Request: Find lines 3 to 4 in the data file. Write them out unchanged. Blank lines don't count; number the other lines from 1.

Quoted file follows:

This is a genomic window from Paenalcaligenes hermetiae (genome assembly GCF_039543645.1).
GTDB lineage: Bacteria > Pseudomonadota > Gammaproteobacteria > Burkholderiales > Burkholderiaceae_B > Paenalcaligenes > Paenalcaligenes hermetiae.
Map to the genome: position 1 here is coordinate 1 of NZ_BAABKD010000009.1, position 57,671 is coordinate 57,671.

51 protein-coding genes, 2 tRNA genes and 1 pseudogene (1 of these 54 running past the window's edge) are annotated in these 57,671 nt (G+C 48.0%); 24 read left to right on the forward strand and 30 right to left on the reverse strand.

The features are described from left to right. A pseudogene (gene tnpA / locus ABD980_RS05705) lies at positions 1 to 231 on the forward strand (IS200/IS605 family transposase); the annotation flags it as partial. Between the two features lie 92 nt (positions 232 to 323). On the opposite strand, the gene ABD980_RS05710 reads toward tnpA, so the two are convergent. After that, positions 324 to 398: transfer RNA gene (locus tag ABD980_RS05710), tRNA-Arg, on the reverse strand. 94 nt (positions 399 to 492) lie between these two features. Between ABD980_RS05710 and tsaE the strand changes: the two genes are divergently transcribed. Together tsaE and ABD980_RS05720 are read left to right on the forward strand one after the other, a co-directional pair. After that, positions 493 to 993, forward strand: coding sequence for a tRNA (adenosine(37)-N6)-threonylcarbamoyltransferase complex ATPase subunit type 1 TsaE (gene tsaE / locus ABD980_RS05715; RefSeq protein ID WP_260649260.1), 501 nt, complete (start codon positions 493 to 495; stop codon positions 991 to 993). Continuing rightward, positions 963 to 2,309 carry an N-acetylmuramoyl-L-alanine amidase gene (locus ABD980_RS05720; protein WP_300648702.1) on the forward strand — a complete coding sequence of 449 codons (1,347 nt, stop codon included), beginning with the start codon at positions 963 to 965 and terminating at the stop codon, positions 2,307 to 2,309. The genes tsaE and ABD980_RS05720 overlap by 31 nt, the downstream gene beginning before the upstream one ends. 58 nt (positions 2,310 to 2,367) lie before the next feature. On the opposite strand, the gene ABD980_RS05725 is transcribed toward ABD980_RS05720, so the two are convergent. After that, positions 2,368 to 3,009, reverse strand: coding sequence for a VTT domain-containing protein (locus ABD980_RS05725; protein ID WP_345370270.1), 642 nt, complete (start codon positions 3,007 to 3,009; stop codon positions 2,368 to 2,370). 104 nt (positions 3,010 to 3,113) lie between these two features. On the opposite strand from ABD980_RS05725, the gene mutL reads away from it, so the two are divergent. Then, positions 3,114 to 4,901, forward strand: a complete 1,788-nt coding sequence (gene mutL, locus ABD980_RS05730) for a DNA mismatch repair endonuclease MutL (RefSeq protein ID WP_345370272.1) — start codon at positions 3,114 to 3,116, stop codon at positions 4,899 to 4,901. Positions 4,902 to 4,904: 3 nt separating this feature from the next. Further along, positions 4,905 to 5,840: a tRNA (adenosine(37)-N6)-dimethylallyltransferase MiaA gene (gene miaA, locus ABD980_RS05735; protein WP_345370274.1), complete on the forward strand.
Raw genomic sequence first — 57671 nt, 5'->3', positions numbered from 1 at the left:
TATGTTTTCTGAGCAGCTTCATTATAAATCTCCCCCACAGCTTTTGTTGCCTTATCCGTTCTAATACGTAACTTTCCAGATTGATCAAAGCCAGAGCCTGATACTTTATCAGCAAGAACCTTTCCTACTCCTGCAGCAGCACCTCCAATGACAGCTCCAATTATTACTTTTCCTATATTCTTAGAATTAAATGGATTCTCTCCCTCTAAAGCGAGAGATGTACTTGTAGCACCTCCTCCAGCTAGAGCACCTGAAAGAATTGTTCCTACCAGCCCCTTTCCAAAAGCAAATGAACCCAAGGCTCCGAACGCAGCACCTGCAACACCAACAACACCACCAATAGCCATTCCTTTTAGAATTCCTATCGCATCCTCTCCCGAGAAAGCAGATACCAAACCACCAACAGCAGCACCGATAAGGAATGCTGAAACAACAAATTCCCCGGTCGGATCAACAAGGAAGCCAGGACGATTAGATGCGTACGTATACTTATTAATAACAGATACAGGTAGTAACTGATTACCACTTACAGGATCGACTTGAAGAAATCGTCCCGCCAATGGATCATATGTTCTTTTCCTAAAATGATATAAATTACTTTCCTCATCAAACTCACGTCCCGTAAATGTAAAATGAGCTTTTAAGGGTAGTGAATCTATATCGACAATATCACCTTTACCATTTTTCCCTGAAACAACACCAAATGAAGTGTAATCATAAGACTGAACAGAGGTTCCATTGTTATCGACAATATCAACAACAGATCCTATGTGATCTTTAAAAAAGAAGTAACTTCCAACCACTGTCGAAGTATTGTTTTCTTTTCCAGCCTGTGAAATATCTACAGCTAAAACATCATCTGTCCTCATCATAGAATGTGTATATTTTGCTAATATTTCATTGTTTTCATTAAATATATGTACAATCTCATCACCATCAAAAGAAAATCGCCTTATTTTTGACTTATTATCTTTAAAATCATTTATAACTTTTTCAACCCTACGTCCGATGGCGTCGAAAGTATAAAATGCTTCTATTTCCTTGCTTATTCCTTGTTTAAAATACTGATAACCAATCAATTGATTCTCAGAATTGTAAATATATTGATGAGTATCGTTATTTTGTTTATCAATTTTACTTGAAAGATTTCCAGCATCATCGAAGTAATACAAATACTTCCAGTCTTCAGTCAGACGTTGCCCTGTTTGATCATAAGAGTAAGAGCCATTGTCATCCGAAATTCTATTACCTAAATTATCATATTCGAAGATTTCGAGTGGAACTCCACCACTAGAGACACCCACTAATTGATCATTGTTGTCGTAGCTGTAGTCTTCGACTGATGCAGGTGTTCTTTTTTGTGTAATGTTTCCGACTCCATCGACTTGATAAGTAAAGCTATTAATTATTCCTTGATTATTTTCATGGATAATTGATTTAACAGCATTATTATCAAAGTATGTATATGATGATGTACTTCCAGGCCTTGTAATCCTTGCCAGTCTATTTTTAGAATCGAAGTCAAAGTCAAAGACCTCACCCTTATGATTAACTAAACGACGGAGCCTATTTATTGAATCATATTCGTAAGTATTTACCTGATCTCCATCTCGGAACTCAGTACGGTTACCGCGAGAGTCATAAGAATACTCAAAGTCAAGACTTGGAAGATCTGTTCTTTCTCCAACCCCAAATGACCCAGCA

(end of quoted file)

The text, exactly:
Map to the genome: position 1 here is coordinate 1 of NZ_BAABKD010000009.1, position 57,671 is coordinate 57,671.

51 protein-coding genes, 2 tRNA genes and 1 pseudogene (1 of these 54 running past the window's edge) are annotated in these 57,671 nt (G+C 48.0%); 24 read left to right on the forward strand and 30 right to left on the reverse strand.